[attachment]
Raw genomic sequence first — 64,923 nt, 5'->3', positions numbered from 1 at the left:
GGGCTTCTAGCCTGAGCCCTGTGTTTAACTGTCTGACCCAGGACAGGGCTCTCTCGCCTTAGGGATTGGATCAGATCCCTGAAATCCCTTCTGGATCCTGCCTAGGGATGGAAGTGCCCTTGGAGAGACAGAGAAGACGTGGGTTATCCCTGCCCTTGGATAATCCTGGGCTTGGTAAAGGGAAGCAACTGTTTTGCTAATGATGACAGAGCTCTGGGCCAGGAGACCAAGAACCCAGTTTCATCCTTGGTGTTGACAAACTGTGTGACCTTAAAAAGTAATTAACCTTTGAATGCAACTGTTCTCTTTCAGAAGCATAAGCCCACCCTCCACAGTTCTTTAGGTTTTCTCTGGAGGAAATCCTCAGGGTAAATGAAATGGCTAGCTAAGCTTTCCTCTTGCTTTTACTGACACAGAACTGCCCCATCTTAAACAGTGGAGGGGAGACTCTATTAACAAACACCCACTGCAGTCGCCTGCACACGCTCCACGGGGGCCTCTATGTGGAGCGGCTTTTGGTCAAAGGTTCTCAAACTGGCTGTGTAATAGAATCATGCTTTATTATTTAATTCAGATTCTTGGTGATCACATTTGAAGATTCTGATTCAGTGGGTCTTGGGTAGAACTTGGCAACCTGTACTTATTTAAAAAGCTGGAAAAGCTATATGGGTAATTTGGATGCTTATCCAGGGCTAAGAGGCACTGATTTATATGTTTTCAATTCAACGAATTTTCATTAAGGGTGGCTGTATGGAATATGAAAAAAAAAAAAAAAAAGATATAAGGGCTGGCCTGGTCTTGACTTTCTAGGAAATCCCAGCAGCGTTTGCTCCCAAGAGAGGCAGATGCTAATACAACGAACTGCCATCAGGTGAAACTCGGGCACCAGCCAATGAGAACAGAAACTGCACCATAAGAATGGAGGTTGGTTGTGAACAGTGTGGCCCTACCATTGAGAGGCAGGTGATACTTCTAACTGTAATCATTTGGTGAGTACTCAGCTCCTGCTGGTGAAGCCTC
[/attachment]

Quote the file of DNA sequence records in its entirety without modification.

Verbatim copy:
Raw genomic sequence first — 64,923 nt, 5'->3', positions numbered from 1 at the left:
GGGCTTCTAGCCTGAGCCCTGTGTTTAACTGTCTGACCCAGGACAGGGCTCTCTCGCCTTAGGGATTGGATCAGATCCCTGAAATCCCTTCTGGATCCTGCCTAGGGATGGAAGTGCCCTTGGAGAGACAGAGAAGACGTGGGTTATCCCTGCCCTTGGATAATCCTGGGCTTGGTAAAGGGAAGCAACTGTTTTGCTAATGATGACAGAGCTCTGGGCCAGGAGACCAAGAACCCAGTTTCATCCTTGGTGTTGACAAACTGTGTGACCTTAAAAAGTAATTAACCTTTGAATGCAACTGTTCTCTTTCAGAAGCATAAGCCCACCCTCCACAGTTCTTTAGGTTTTCTCTGGAGGAAATCCTCAGGGTAAATGAAATGGCTAGCTAAGCTTTCCTCTTGCTTTTACTGACACAGAACTGCCCCATCTTAAACAGTGGAGGGGAGACTCTATTAACAAACACCCACTGCAGTCGCCTGCACACGCTCCACGGGGGCCTCTATGTGGAGCGGCTTTTGGTCAAAGGTTCTCAAACTGGCTGTGTAATAGAATCATGCTTTATTATTTAATTCAGATTCTTGGTGATCACATTTGAAGATTCTGATTCAGTGGGTCTTGGGTAGAACTTGGCAACCTGTACTTATTTAAAAAGCTGGAAAAGCTATATGGGTAATTTGGATGCTTATCCAGGGCTAAGAGGCACTGATTTATATGTTTTCAATTCAACGAATTTTCATTAAGGGTGGCTGTATGGAATATGAAAAAAAAAAAAAAAAAGATATAAGGGCTGGCCTGGTCTTGACTTTCTAGGAAATCCCAGCAGCGTTTGCTCCCAAGAGAGGCAGATGCTAATACAACGAACTGCCATCAGGTGAAACTCGGGCACCAGCCAATGAGAACAGAAACTGCACCATAAGAATGGAGGTTGGTTGTGAACAGTGTGGCCCTACCATTGAGAGGCAGGTGATACTTCTAACTGTAATCATTTGGTGAGTACTCAGCTCCTGCTGGTGAAGCCTC